Not everybody who fights in combat is a hero — and not every every hero in a war fights.
On an icy cold morning in upstate New York I was summoned to the office of my commander Captain Dwayne Staples for a meeting. “Close the door Erik.” he said. He told me that I was being transferred to MEDEVAC, short for medical evacuation. I had heard they that flew in the worst weather, under the worst conditions to save the wounded. I knew they never carried offensive weapons to protect themselves. Ever. The only real protection they had were brightly painted Red Crosses. I felt myself sink in my seat. The rest of what he said was a blur. He wished me luck and shook my hand. I said goodbye to my comrades, certain that this next year in Afghanistan was going to be the worst of my life. What had I done to deserve this?
They called themselves Dustoff, an old call sign from Vietnam that had stuck.
The medics would jump out of your aircraft and run full speed, straight into a minefield, or hanging like bait over top of a firefight, completely oblivious to the danger around them. Once an RPG went through a window in one of our helicopters, split the flight doc’s helmet in half perfectly and exited out the other window. He lived. I had been to Iraq twice, but I had never seen a “war” until then.
The medics in the back deal with absolute chaos. Burns, amputations, and massive trauma are commonplace. Soldiers, civilians, children and even the enemy are picked up. Bad guys shoot at our medics, and yet these people save the lives of insurgents with the same care that they give our own warriors. Would you risk your life to save a man who is trying to kill you? This was a new kind of courage, and insanity. This was a mission to save lives, not to take them.
No less the victim of circumstance, the crew chiefs share the cabin in the back of the helicopter. Some have recently graduated high school, having enlisted to fix helicopters and turn wrenches. Now they are thrust into the role of surgical assistant and combat lifesaver, passing medical equipment and performing CPR on kids who woke up that morning with the belief that they were going to live to see their grandchildren someday. “Don’t look back here!” they would tell me, trying to protect us pilots from their own private horror show. I rarely looked, and when I did—I usually regretted it.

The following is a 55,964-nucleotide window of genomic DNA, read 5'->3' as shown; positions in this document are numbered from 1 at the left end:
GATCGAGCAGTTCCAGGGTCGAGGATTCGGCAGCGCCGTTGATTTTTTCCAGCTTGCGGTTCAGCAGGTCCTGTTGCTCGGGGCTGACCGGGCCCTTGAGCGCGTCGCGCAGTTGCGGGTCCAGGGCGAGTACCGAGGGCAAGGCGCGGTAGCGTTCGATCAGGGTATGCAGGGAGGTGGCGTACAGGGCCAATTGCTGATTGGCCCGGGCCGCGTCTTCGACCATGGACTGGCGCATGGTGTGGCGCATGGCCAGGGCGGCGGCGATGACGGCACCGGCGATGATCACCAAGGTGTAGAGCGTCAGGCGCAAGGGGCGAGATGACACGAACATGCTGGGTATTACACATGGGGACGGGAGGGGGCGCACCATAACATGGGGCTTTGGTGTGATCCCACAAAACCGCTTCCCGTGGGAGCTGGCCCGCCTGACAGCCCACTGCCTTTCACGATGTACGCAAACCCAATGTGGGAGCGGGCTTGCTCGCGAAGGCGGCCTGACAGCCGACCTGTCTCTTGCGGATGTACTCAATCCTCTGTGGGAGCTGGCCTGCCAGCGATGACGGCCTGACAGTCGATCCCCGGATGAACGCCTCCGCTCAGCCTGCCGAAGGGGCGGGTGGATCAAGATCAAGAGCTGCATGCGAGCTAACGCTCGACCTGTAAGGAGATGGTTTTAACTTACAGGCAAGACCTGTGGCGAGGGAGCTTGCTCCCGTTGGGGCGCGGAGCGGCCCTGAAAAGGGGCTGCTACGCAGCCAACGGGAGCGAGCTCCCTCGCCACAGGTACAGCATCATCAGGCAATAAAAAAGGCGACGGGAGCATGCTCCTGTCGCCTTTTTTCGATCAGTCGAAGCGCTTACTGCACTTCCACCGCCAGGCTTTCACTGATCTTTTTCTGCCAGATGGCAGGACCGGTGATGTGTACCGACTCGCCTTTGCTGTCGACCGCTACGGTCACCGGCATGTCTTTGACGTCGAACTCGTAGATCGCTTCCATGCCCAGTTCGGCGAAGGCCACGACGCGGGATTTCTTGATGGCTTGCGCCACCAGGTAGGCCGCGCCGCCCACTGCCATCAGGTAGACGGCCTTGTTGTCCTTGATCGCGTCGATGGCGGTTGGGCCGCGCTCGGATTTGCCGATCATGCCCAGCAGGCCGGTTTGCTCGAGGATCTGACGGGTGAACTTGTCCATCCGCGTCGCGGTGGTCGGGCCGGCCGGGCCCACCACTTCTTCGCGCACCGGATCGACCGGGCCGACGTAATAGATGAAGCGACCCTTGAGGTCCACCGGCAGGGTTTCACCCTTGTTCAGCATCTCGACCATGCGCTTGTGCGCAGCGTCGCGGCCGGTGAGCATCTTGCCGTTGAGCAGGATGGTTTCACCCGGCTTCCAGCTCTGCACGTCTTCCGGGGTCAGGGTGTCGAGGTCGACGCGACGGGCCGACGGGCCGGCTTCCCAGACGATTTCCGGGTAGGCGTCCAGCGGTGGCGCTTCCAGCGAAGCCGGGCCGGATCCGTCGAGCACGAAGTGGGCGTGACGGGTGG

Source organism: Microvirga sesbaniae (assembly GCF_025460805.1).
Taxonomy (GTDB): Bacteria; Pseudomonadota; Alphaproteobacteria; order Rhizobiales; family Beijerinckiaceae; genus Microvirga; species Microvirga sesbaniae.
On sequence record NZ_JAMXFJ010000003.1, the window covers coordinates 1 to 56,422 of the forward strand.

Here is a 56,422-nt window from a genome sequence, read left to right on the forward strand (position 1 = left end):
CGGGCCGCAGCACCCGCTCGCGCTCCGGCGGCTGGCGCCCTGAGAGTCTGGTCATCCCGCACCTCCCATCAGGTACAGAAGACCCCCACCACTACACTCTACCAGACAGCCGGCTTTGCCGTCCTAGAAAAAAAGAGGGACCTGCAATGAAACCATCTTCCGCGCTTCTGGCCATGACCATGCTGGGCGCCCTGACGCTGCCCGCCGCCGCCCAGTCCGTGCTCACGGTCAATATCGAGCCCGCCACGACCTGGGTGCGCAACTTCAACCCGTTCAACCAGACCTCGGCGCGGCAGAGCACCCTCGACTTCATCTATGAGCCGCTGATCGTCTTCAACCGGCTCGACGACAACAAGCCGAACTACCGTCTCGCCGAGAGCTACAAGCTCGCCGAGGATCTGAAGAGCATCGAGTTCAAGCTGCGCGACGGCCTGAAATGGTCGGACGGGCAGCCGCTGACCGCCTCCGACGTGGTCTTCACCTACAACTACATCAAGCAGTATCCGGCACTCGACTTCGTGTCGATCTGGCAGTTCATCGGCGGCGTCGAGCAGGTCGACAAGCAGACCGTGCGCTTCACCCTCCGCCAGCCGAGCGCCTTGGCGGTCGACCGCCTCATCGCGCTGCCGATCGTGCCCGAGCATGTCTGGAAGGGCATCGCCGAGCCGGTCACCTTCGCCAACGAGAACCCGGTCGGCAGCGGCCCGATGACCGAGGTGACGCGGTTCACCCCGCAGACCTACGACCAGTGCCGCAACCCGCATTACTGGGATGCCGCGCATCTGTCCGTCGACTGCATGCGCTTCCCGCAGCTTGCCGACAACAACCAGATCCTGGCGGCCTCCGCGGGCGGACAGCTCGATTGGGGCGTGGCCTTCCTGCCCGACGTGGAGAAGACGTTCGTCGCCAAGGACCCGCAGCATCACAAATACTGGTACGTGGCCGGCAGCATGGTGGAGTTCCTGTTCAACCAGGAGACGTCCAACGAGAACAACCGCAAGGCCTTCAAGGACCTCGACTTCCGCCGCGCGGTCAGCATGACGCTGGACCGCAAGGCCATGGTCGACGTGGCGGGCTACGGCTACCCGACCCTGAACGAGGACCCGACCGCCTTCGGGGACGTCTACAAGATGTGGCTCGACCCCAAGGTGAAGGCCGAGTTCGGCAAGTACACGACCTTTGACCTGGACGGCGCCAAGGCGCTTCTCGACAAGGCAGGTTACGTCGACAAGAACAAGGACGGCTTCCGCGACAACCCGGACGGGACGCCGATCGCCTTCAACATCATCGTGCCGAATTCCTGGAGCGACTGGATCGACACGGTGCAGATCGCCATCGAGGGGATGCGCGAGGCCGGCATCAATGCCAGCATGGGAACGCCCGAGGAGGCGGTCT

Once I caught a glimpse of a young, redheaded kid being carried away outside my cockpit door. He stared right through me, my medic straddling him and pumping furiously on his chest, as four men carried the stretcher holding them into a waiting ambulance. We high fived when they made it and we buried our pain when they didn’t. The crew chief and the pilots were “volun-told” to join Dustoff, and we harbored a deep respect for those medics who asked for this kind of duty. The medics taught us by example. Our sons and daughters don’t deserve anything less than our best.
I found myself bonding with people like I never had before.
Here were more than just your typical, all-American conservative, God-fearing military types—a population of which I was most certainly a member. I met people of every political, economical and spiritual background. Your United States Army Air Ambulance crews are actually made up of ordinary, everyday people who just happen to be good at holding it together until the blades stop turning and the blood gets sprayed out of the back. The only pre-requisite is simple and unbending, you must be willing to place others lives above your own. They are not Special Forces, they are not super humans, they are people you pass unassumingly in your local grocery store. They are just like you. In a war that has divided our nation, this is a mission every American can be proud of.
We were an unlikely team. My instructor and mentor, Kenny, was my co-pilot. He insisted that I command the helicopter because it was my area and I was familiar with it. He was a proud Democrat and I was a staunch Republican. My medic Julia was a single Mom with a teenage son. She had marched against the war at one point. Now she was the toughest Mom in the Watapur, a.k.a. “The Valley of Death”. My crew chief David had never once performed a real hoist mission, whereby the medic rescued the wounded via a thin steel cable, in his life. Yet in the 60 hours that was this mission, he suddenly became the most experienced Dustoff crew chief in all of Afghanistan.
We were complete opposites and semi-strangers, thrown together, cut-off, alone, unarmed and under fire for three days. There were no politics to discuss, no religious debates, no hidden agendas, no hesitation, no discussion, just get the wounded no matter the cost. These days I can truly say that I love Kenny, David and Julia. It’s crazy to imagine that if the worst hadn’t happened that weekend, I would never have had the special blessing of adding them to my family. It’s amazing what American’s can accomplish when they take the focus off themselves and put it on others. Understand this… based on my experiences; most of you reading this who may have never even been in this situation—could do the same things that my crew did. It’s true. People rise to the challenge when pushed.
Here is another truth.
Somewhere tonight, four souls lay in the darkness, trying to sleep. Their radios are clipped to their belts; their boots are still laced up in their beds. They won’t shower for another 14 days. Back home these four people might never have associated with each other, but here they are closer than family. Young American Soldiers, Sailors, Marines and Airmen walk the dark hills tonight because they know that Dustoff will take extraordinary risks to save them, or die trying.
Not every “hero” in a war fights.
Read more in Dustoff 7-3: Saving Lives Under Fire in Afghanistan by Erik Sabiston
Photo: The U.S. Army/Flickr